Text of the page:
As a patient with Non-Alcoholic Fatty Liver Disease (NAFLD) or Non-Alcoholic Steatohepatitis (NASH) or family member, you want to hear honest, reputable and trustworthy health related information from a medical professional.
NAFLD & NASH prevalence is projected to double in the next 10 years. There are actions we can take to address this...habits we can change now. Dr. Mark Swain , Gastroenterologist and Hepatologist discusses with NASHnet.ca. July 2020
Full published paper: Burden of nonalcoholic fatty liver disease in Canada, 2019–2030: a modelling study: http://cmajopen.ca/content/8/2/E429.full.pdf
Dr. Supriya Joshi, Gastroenterologist and Hepatologist in Mississauga, Ontario, Canada shares a ton of very relevant and current information and studies about this very important liver disease.
Dr. Mark Swain explains the relationship. When the fat in the liver causes the immune system to have a response and liver cells die and you get inflammation - that is what we call NASH. It is a component of NAFLD.
Dr. Mark Swain explains that 25-30% of adults in North America have fatty liver disease (NAFLD) and of those about 1/5 have NASH. About 2-3% of the adult population is estimated to have NASH.
There are over 100 different reasons why someone could have liver disease and non-alcoholic fatty liver disease is one of them.
Fatty liver disease and NASH is very common. Who is most prone to develop NAFLD and NASH? At highest risk are people that are overweight, especially if the fat is around the mid-section, or they have diabetes, or they have high triglycerides or cholesterol and if these are combined with high blood pressure - (metabolic syndrome) - these drive fat into the liver. Of these people who have NAFLD, some develop NASH.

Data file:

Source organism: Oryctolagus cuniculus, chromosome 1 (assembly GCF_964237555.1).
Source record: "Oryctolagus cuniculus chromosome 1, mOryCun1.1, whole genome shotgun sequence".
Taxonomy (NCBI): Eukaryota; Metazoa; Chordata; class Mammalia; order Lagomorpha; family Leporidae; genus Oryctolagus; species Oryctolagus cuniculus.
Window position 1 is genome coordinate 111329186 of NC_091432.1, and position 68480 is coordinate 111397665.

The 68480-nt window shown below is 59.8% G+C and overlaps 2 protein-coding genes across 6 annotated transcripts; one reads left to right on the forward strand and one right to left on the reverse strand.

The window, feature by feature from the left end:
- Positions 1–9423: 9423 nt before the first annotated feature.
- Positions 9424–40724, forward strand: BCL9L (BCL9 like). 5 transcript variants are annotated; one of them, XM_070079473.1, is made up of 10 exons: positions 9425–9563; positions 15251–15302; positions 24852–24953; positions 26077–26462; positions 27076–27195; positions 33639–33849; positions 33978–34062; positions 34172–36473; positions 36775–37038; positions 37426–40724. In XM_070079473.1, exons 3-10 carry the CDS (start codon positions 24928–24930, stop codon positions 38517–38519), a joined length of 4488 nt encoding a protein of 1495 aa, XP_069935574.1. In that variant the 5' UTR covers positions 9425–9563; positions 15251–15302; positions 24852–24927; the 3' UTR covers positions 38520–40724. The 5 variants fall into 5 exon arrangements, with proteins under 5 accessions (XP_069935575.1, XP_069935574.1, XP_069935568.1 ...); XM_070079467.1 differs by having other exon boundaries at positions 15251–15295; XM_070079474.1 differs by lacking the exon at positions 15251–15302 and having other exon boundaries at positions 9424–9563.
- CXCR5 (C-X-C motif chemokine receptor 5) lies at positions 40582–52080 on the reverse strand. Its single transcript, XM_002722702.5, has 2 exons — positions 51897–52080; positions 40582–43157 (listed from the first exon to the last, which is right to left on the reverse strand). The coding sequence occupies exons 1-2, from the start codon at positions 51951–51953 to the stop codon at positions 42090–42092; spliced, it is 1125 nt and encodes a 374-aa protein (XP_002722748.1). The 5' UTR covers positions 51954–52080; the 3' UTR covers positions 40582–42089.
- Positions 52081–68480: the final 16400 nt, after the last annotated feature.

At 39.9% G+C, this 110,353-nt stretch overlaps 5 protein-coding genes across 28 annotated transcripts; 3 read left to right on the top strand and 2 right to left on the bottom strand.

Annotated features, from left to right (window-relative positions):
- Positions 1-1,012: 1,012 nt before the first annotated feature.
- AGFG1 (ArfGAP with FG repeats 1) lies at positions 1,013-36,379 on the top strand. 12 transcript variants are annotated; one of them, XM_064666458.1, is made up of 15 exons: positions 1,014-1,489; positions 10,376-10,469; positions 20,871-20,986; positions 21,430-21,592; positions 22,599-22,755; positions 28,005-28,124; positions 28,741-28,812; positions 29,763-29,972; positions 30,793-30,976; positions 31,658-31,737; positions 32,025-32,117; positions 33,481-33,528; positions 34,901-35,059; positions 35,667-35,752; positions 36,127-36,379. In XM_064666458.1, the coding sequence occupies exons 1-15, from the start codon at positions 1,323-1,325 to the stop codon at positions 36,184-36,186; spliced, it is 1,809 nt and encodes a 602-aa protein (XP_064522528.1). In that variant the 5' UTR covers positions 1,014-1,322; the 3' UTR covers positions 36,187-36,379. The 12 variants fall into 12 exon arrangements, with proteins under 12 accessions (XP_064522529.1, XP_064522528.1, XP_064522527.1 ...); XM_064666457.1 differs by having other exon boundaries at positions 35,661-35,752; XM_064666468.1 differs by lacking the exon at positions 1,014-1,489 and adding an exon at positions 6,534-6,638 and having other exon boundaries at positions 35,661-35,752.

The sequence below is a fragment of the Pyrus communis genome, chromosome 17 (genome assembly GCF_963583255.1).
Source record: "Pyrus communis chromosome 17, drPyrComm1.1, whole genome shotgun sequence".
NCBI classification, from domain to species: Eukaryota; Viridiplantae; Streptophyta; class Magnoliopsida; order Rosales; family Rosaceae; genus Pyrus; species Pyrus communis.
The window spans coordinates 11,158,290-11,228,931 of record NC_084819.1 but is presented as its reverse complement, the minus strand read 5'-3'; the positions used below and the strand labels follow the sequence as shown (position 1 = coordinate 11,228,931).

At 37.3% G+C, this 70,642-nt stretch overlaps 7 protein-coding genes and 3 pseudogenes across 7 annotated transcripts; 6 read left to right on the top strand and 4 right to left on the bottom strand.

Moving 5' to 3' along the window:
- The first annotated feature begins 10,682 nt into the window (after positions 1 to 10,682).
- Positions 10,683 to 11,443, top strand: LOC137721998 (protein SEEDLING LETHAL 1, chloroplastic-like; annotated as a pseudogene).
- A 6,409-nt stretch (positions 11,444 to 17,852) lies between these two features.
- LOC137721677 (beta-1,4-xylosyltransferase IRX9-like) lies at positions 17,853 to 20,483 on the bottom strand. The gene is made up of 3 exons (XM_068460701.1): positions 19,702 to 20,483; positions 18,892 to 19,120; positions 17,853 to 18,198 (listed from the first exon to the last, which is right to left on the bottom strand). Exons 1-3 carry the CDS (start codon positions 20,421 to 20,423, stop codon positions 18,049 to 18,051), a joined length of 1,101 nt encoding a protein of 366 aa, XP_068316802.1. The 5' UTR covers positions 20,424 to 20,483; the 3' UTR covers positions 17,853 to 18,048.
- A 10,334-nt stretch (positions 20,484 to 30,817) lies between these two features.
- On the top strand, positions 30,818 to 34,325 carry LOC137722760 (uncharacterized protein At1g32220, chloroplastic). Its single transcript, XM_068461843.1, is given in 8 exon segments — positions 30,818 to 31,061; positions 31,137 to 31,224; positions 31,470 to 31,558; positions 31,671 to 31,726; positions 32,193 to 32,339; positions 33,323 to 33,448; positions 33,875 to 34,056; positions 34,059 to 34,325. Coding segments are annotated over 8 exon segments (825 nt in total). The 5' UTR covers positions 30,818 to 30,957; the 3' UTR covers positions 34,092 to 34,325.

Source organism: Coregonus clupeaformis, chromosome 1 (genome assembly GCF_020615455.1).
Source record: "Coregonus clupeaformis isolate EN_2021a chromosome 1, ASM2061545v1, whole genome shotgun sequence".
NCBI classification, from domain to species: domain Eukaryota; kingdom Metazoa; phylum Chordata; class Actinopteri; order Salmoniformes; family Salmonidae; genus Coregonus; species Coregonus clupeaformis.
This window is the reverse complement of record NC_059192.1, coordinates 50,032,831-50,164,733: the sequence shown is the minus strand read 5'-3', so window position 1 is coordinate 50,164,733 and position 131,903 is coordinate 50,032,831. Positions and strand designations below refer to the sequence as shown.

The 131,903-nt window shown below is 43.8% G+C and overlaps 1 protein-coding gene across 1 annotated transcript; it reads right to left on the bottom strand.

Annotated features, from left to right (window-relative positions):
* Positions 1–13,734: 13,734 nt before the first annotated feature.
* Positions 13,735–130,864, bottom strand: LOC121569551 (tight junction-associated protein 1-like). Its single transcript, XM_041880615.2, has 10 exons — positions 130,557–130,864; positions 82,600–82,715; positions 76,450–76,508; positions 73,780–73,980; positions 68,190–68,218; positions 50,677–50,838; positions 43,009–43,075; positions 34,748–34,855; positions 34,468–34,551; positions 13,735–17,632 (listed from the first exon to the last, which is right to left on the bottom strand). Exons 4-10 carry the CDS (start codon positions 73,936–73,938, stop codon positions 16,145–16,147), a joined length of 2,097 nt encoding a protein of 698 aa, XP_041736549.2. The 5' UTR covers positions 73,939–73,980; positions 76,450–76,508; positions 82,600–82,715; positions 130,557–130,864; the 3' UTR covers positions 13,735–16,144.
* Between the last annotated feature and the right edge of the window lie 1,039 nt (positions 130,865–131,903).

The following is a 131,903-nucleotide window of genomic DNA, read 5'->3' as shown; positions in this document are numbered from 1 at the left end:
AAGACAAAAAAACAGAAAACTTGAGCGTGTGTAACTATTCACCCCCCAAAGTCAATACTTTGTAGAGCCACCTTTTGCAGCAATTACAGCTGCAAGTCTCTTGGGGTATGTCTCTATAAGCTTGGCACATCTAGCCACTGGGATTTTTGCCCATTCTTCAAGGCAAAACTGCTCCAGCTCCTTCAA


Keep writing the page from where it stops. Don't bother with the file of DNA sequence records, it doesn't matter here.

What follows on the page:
What are Physicans concerned about?
What will I be feeling? Is there pain? What risks do I have?
Are my loved ones at risk? Is fatty liver contagious?
Is it possible that my family will also have fatty liver? What factors create the most risk?
What can I do to improve my health?
Too much sugar, and especially a diet with fructose can be causing NAFLD in so many of us. This video is enlightening and filled with current data that may help you with your daily food choices. Dr. Supriya Joshi presents. June 2020
Risk factors for fatty liver disease are also risk factors for cardiovascular disease. Exercise could help reduce weight, but you need to check with your Physician before starting a program.
There is evidence now that if you lose about 10% of your weight, that it could have a strong beneficial effect on your liver.
Will reducing carbohydrates help? What about the impact of fructose? Is coffee good or bad?
Dr. Mark Swain addresses the question every NASH patient wants to know.
NAFLD Versus MAFLD: What is the difference between NAFLD and MAFLD and why is it important?
Dr. Robert Gish explains more about this new acronym and how it impacts patients.